You are here

Magnetically-Modified Anode Catalyst

Award Information
Agency: Department of Defense
Branch: Army
Contract: DAAD19-02-C-0075
Agency Tracking Number: 44222-CH
Amount: $99,960.00
Phase: Phase I
Program: STTR
Solicitation Topic Code: N/A
Solicitation Number: N/A
Solicitation Year: N/A
Award Year: 2002
Award Start Date (Proposal Award Date): N/A
Award End Date (Contract End Date): N/A
Small Business Information
89 Rumford Avenue
Newton, MA 02466
United States
DUNS: 157030656
HUBZone Owned: No
Woman Owned: No
Socially and Economically Disadvantaged: No
Principal Investigator
 John Kosek
 Director, Energy Conversion
 (781) 529-0505
Business Contact
 Anthony Vaccaro
Title: President
Phone: (781) 529-0504
Research Institution
 University of Iowa
 David J Skorton
Division of Sponsored Research, 201 Gilmore Hall
Iowa City, IA 52242
United States

 (319) 335-2132
 Nonprofit College or University

The proton-exchange membrane fuel cell has the potential to be used as a power source for the military. The fuel cell would derive its fuel from a reformed liquid such as diesel, methanol or gasoline that, in addition to hydrogen, would produce speciessuch as CO that could poison the fuel cell anode catalyst. To overcome the poisoning problem, a team consisting of GINER ELECTROCHEMICAL SYSTEMS, LLC and the University of Iowa has been put together to develop magnetically modified anode catalysts thatwill tolerate the presence of the CO. The University of Iowa, will draw on its background in magnetically modified materials, while GINER ELECTROCHEMICAL SYSTEMS, LLC, based on its experience in development of membrane-electrode assemblies, will jointlydevelop the anode catalyst and related electrode structure. The goal is to minimize the voltage drop, compared to operation on H2/CO2, when operating with CO. Magnetically modified catalysts will be prepared, fabricated into membrane-electrode assembliesand evaluated for tolerance to CO in a hydrogen/hydrogen test cell and a complete proton-exchange membrane fuel cell. Due to recent mandates requiring zero emission vehicles by the mid 2000s, there is potentially a large commercial market forproton-exchange membrane fuel cells with the magnetically modified anode catalyst. It can also be used in dispersed power cogeneration facilities fueled by reformed natural gas. Military applications include mobile electric power generators andtransportation applications.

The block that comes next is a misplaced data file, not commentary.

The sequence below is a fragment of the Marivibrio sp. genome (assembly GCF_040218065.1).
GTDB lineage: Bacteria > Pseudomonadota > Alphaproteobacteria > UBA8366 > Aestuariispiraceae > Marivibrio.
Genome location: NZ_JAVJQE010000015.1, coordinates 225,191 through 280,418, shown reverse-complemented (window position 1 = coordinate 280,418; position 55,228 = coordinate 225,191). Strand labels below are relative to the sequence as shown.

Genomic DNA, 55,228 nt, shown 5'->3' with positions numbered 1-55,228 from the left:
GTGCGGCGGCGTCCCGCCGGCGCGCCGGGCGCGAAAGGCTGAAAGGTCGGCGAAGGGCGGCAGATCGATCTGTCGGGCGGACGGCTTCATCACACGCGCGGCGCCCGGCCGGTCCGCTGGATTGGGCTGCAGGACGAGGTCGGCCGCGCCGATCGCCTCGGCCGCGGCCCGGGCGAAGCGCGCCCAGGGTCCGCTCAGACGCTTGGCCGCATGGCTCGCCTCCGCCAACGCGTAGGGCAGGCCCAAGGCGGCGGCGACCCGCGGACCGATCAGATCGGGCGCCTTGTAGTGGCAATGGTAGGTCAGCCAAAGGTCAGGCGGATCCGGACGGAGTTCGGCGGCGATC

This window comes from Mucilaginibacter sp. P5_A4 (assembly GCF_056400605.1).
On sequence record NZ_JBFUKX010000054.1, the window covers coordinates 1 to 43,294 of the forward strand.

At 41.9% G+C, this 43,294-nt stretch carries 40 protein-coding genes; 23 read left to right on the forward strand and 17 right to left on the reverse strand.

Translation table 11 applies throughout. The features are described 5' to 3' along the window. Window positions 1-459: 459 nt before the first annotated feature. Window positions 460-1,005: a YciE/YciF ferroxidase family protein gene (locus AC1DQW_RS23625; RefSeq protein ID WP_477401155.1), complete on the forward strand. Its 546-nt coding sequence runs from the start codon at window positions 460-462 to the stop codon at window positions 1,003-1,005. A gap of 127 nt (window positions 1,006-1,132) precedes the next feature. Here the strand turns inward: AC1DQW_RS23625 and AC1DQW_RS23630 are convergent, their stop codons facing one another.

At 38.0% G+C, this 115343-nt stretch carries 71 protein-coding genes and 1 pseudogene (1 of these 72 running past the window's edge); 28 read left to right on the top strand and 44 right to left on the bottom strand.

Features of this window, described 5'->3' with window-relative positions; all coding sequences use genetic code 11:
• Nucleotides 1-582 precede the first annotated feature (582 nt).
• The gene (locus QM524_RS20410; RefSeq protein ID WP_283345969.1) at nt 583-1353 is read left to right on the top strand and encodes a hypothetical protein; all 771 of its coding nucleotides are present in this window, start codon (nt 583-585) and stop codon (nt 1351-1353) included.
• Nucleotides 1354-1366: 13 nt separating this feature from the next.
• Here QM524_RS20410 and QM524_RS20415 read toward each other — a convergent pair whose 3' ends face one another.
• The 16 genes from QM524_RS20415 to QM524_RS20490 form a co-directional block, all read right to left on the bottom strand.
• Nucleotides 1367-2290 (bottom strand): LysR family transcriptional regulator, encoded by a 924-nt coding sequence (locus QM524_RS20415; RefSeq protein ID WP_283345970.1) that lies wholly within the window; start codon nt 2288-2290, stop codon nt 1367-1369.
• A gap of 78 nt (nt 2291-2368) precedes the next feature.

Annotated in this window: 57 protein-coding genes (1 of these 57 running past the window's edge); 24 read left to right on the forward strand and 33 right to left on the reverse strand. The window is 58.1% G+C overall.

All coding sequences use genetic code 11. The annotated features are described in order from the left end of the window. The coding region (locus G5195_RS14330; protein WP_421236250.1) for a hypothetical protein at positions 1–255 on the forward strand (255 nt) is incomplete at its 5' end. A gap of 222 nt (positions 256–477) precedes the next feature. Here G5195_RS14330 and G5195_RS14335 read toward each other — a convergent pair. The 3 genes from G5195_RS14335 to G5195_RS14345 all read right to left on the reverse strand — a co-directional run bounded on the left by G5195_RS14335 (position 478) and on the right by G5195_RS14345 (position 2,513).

* Information listed above is at the time of submission. *

US Flag An Official Website of the United States Government